Again, chance is a perfectly legitimate word when we use it in the particular popular way to describe these kinds of unintentional meetings or mathematical probabilities we find ourselves in. But what has happened in modern jargon is the word ‘chance’ has subtly been elevated to something far more than just mathematical odds or probabilities. Where actual causal POWER is attributed to chance. So when he talked to his professor friend they agreed on the incapacity of chance to have Being and gave no chance for ‘chance’ to cause the coin to flip a certain way. Based on this simple illustration of this coin toss this Harvard man literally banged his palm into his head and said, ‘I guess I shouldn’t have said that the universe was created by chance.’

The Ontological status of ‘chance’ is “zero.”

When it comes to addressing the Harvard professor one has to take in the science of Ontology, which is the study of Being, of essence, of reality and of ‘isness’. The Ontological status of ‘chance’ is “zero.” Again, ‘chance’ has no Being. Chance is not a thing that operates and works upon other things. It is simply a mental concept that refers to mathematical possibilities. But in and of itself ‘chance’ has no ontology. So Sproul says of this piece of chalk that he has in his hand; It has some being to it. And the being of this chalk can keep the scientist and the philosopher busy for centuries finding it’s essence or the substance that is found in this cylinder of chalk. The one thing that all can agree on is that it is not nothing. It is something.

Earlier in these lectures R.C. said, “that if Something exists, then, God exists. If there is anything out there with ontological status, then you are driven, by necessity of the term, to a self existent eternal being.”

Chalk has ontological status. It is a thing. It has existence. It is real rather that illusion. So too, are we.

But when we come to chance, and when Sproul and the professor spoke they agreed that chance has no ‘being.’ And as a result of it not having any being, it therefore has no power. For, that which is absent of being, must of necessity, be absent of power. Because for power to operate, it must be from the power of something. Alas you can’t have power generated from nothing. Along with the fact that you cannot have objects generated from nothing. Power, that is doing, has to have a doer. Just like Descartes said a thought needed a thinker.

A premise we must know today, that scientists and philosophers have all agreed throughout the ages is ‘chance’ as a word has come to define our ignorance. We throw chance into the equation when we don’t know what’s going on out there. When we can’t do our homework analytically and come away with a cogent understanding we begin to attribute things we don’t know to chance and some magical power it possesses. Now, you’re going to say to me, there are games of chance and card games where you have probabilities of certain things coming up. And you would be right. But the reason for the card hand I was dealt in a Bridge game is because of how they were shuffled and sifted and arranged before you shuffled them and the sequence of handing out the cards and so on. Chance is not some invisible demon who jumps into the cards and has the power to set in motion the way the cards are going to be handled. There is no invisible power called ‘chance‘.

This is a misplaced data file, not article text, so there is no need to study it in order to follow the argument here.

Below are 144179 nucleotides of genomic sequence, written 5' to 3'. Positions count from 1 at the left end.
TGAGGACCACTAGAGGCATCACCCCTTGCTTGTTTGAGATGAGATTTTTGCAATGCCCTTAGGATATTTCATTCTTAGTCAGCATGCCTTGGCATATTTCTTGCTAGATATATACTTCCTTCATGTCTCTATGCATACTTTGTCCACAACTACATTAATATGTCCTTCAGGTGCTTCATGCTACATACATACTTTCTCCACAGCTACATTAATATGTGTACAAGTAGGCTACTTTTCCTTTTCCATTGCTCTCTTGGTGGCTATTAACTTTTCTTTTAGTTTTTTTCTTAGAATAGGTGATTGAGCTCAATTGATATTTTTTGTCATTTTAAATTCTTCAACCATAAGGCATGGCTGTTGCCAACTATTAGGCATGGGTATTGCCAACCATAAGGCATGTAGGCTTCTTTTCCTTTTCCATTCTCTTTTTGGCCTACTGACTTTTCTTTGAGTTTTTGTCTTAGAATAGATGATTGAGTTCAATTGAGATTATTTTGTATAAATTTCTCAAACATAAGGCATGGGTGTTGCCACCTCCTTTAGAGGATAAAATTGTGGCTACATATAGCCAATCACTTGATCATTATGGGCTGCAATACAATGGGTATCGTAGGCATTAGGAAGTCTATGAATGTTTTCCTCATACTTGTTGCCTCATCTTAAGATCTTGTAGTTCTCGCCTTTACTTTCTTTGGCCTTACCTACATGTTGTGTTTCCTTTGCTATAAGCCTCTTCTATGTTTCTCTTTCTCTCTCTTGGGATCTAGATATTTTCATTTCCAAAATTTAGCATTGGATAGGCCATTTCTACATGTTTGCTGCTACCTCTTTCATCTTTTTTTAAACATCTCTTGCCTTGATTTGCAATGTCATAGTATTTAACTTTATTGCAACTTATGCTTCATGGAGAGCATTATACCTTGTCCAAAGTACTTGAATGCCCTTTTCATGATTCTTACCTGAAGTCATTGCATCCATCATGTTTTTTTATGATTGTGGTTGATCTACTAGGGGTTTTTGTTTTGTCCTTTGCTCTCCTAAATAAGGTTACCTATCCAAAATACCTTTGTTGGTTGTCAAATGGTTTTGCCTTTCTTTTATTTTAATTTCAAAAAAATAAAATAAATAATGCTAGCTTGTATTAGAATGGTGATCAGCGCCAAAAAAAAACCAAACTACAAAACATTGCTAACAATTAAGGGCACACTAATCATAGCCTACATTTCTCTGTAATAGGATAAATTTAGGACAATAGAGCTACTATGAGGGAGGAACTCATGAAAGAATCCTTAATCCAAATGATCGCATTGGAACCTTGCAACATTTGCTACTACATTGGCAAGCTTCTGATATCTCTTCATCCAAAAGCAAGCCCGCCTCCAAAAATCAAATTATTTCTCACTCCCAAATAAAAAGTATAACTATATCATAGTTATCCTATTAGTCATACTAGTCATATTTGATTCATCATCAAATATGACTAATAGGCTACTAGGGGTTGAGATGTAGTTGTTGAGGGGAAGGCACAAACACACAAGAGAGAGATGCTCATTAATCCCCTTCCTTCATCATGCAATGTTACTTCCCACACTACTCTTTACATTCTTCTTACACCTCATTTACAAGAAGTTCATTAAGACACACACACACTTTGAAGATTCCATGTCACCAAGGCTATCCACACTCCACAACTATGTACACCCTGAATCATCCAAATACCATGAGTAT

So again, back to this dialogue between the two of them, where Sproul says, Do you agree that chance is not a thing and cannot exercise power? Do you agree? He said yes. Chance is no thing, again, chance is no-thing, again, it is nothing. So when you say that the universe was created by chance you are saying, analytically, that the universe is created by nothing. You are not just giving some small power to chance, you attributing the supreme power to chance in creating everything. Not only to just some thing, no, you are wanting chance to bring everything into being, the whole of reality manifested by what you attribute to ‘chance‘.

The absurdity and myth of chance

This concept, under 5 minutes of analysis yields to it’s own absurdity. It manifests itself as the worst kind of mythology. If you couch it in respectable language and communicate in the language of science it almost sounds plausible. Like thinking that metals could be turned into some other more precious metal. And it was respected as possible for centuries by descriptions in respected scientific language. You can give respectability to mythology if you couch your language in academic parlance. Nonetheless, if you say it is something then, I would ask you, what is it? How much does it weight, is it extended or non-extended. Is it an energy field or electro magnetic pulse, what is the genesis of this power?

you should stop saying that nothing causes something

When you find those that want to prove chance you come to people like Neils Bohr who said “contradictions are complementary.” he was willing to affirm both sides of a contradiction. This thinking drove Einstein nuts! He said as soon as Neils Bohr started talking like this he not only ceases to be logical he ceases being a scientist. With Heisenberg’s indeterminacy principle there are certain ways to explain it. When doing experiments on subatomic particles you can say we don’t know why they act in this way. The very experiment may have an influence on the result. For it seems that these particles are acting in a completely irrational manner. It is one thing to say that I do not know why these subatomic particles are behaving in this way, that none of our scientific paradigms account for this inexplicable behavior. And you say, I just don’t know. That is a proper scientific demeanor. When you bump up to the limits of knowledge you say you don’t know. This should be the manner in all fields of study. But it is another thing to say that nothing is producing this event. Unless you know everything attached to an idea - you should stop saying that nothing causes something. It is bad science as well as bad theology to attribute self creation as a power, under any circumstances.